Professor Lewis Evans and Professor Neil Quigley of the Institute for the Study of Competition and Regulation at Victoria University of Wellington, along with NERA Economic Consulting, entitled ‘Protection of Private Property Rights and Just Compensation: An Economic Analysis of the Most Fundamental Human Right Not Provided in New Zealand.’

    The paper compares New Zealand’s record on property rights with the rest of the OECD; finds our record to be among the worst in the developed world; details the economic harm being done to all New Zealanders as a result; and proposes a legislative solution involving an amendment to the Bill of Rights Act to ensure a canary in the mine exists to alert the public if and when future parliaments seek to confiscate property rights without compensation.  [The full paper can be found at  http://www.iscr.org.nz/n493.html and it was also previewed on page six of today’s National Business Review.]

    There is much to be disappointed with in an argument made on practical grounds alone, without any statement of the moral grounds on which property rights must be protected –- and much to object to in the notion that property rights equates only to ‘compensation for takings’ instead of outright protection against theft of what you own –- but in these times seeing support for property rights from any local quarter is welcoming.
    And they’re right, you know. If the new Government would move to protect property rights, then there will be more jobs in our economy than otherwise. 
    An understanding of the vital role of property rights and lawfulness in creating wealth should be basic knowledge for every thinking person, shouldn’t it?  Even a politician.
    Tibor Machans' authoritative piece on the Right to Private Property would be a good place for honest thinking persons to start their education: "The institution of the right to private property," says Tibor, "is perhaps the single most important condition for a society in which freedom, including free trade, is to flourish."

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Monday, October 15, 2007

Wealth, and why we don't have it

    Wealth. What is it? Where does it come from? Why are some people in some places wealthier than others? And why does New Zealand have to borrow so damn much in pursuit of it?
    These are the sorts of questions people have been asking for centuries, and at least since Adam Smith it's been something for which we have some pretty good answers.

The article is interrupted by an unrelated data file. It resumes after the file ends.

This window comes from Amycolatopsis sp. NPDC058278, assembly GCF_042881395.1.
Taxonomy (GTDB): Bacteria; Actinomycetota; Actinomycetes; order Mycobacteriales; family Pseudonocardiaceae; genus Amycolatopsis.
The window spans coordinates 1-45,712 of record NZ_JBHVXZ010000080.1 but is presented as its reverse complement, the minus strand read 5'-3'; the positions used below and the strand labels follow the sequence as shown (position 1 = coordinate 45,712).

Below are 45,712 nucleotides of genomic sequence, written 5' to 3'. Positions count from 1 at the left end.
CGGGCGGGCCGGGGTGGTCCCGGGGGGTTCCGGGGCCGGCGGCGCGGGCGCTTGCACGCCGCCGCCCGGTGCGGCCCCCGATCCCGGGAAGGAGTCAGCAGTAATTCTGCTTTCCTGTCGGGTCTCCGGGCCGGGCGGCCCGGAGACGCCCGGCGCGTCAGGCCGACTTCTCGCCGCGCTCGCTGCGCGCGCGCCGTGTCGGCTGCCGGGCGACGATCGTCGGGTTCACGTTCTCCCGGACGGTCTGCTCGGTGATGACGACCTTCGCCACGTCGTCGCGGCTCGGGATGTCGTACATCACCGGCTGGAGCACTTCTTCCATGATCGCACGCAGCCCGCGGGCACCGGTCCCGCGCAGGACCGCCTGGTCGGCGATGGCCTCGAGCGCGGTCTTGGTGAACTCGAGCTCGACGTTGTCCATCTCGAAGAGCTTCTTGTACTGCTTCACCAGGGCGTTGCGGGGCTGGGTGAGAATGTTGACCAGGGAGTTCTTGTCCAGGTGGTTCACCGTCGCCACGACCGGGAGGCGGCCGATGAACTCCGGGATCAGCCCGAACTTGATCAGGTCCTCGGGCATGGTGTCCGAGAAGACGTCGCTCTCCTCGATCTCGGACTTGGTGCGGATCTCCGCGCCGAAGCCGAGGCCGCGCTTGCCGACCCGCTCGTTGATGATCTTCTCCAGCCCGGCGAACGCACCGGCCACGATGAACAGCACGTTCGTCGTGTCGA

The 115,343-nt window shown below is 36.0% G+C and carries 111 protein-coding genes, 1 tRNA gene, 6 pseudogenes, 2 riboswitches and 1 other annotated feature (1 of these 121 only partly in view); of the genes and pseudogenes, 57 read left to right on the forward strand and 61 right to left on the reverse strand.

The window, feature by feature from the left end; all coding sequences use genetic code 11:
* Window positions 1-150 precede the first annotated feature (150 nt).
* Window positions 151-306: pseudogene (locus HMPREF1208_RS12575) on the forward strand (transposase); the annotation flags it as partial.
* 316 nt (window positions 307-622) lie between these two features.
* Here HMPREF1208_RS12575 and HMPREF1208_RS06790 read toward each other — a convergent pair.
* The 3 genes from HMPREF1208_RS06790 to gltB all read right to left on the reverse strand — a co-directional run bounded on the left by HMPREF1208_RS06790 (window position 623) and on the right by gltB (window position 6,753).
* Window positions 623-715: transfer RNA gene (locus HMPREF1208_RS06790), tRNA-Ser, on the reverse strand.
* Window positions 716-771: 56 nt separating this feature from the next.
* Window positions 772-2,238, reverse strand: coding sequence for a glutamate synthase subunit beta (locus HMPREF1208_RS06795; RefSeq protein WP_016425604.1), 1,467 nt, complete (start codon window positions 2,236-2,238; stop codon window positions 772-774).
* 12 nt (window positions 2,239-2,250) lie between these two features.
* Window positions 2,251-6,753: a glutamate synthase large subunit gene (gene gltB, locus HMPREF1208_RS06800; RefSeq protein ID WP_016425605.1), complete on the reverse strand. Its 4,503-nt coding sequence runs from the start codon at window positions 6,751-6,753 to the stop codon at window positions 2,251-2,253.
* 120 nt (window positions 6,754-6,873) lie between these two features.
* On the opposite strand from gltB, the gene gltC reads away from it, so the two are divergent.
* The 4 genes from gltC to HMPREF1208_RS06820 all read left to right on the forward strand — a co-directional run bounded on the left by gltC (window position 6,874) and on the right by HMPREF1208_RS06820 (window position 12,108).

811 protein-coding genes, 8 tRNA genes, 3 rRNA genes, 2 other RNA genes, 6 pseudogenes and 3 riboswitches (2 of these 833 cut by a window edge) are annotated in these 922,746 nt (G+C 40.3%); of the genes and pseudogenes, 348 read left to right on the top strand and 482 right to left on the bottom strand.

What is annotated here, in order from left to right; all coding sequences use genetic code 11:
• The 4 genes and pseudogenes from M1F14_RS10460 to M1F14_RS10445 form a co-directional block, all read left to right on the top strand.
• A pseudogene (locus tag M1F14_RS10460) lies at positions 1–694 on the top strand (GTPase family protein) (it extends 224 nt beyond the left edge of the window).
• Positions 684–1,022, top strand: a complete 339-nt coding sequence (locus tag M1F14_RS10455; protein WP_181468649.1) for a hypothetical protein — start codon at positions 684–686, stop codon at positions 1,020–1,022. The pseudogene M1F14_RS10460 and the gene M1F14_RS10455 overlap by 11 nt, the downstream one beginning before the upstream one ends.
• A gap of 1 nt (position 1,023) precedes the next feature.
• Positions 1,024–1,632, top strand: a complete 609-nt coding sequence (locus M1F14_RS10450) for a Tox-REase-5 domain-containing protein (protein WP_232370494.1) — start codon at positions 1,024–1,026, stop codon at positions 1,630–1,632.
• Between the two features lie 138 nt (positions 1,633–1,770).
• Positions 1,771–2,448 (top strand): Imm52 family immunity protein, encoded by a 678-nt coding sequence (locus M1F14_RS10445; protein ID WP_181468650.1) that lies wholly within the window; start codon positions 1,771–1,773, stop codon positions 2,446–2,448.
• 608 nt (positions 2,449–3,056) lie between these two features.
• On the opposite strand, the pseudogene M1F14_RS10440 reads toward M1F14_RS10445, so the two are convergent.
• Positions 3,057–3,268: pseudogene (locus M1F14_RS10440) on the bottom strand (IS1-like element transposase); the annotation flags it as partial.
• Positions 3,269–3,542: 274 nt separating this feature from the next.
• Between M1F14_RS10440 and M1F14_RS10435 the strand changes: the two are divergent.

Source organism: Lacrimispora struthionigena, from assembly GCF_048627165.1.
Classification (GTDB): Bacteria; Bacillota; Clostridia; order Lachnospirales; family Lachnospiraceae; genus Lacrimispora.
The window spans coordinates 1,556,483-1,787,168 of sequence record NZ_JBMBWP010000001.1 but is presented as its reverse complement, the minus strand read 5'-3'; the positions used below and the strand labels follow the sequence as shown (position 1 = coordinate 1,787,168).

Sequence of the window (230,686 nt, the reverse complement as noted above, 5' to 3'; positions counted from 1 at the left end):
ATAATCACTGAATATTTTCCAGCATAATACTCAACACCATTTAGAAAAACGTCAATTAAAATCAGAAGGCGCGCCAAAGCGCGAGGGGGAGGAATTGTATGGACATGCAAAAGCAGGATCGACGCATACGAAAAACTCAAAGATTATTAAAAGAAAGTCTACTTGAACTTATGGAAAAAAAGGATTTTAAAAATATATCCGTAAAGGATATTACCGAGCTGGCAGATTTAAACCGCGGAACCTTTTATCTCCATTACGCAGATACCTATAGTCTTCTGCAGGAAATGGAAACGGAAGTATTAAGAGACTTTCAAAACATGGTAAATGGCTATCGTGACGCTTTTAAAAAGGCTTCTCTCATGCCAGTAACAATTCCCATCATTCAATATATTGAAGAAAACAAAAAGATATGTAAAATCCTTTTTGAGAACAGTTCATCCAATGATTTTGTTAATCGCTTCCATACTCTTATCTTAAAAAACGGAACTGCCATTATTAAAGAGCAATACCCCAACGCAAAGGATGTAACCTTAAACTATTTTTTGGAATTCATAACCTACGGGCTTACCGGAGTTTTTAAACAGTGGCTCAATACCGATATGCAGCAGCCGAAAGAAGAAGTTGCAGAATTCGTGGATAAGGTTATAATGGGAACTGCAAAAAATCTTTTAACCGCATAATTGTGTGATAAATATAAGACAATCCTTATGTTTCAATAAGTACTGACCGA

We've all heard the commitments to get New Zealand back into the top half of the OECD, and many of us have seen those graphs that Rod Deane pulled out recently showing NZ's rise and decline in those rankings over the last century-and-a-half -- and we've realised that getting back into the top half of the OECD isn't as easy as politicians' promises would have you believe.
    According to my dictionary, wealth is defined as "affluence, plenty and prosperity, a profusion, great plenty (of); prosperity." Clearly, wealth has something to do with productivity, with resources, with capital, and with what Julian Simon called the ultimate resource: the creative human mind applied to productivity. But how to explain and quantify the relationship?
    Two years ago, the World Bank began examining questions such as these, and unusually for such an organisation, they came up with something worth studying. They found something that hadn't been accounted for in all their previous studies on the subject. Ronald Bailey explains:

    Two years ago the World Bank's environmental economics department set out to assess the relative contributions of various kinds of capital to economic development. Its study, "Where is the Wealth of Nations?: Measuring Capital for the 21st Century," began by defining natural capital as the sum of nonrenewable resources (including oil, natural gas, coal and mineral resources), cropland, pasture land, forested areas and protected areas. Produced, or built, capital is what many of us think of when we think of capital: the sum of machinery, equipment, and structures (including infrastructure) and urban land.
    But once the value of all these are added up, the economists found something big was still missing: the vast majority of world's wealth! If one simply adds up the current value of a country's natural resources and produced, or built, capital, there's no way that can account for that country's level of income.
      What's missing in those traditional measures is what links the human mind with productivity: the rule of law—specifically, the legal protection of property. In a sentence, the creative human mind is more productive the more that property rights are legally protected.
    The explanation for that is simple. You see, when the protection of law is weak, then the mind is only able to plan short range. When property rights are weak, for example, people tend to build their furniture before they build their roofs -- and you can see the evidence of this in shanty towns all over the globe. When time horizons are short, this is rational behaviour. But shanty towns aren't the natural human environment, are they. Take a shanty town dweller out of the shanty and set him down in a place where the rule of law is better recognised, and immediately his time horizons become longer, his prospects much brighter, and his house and his wallet much richer.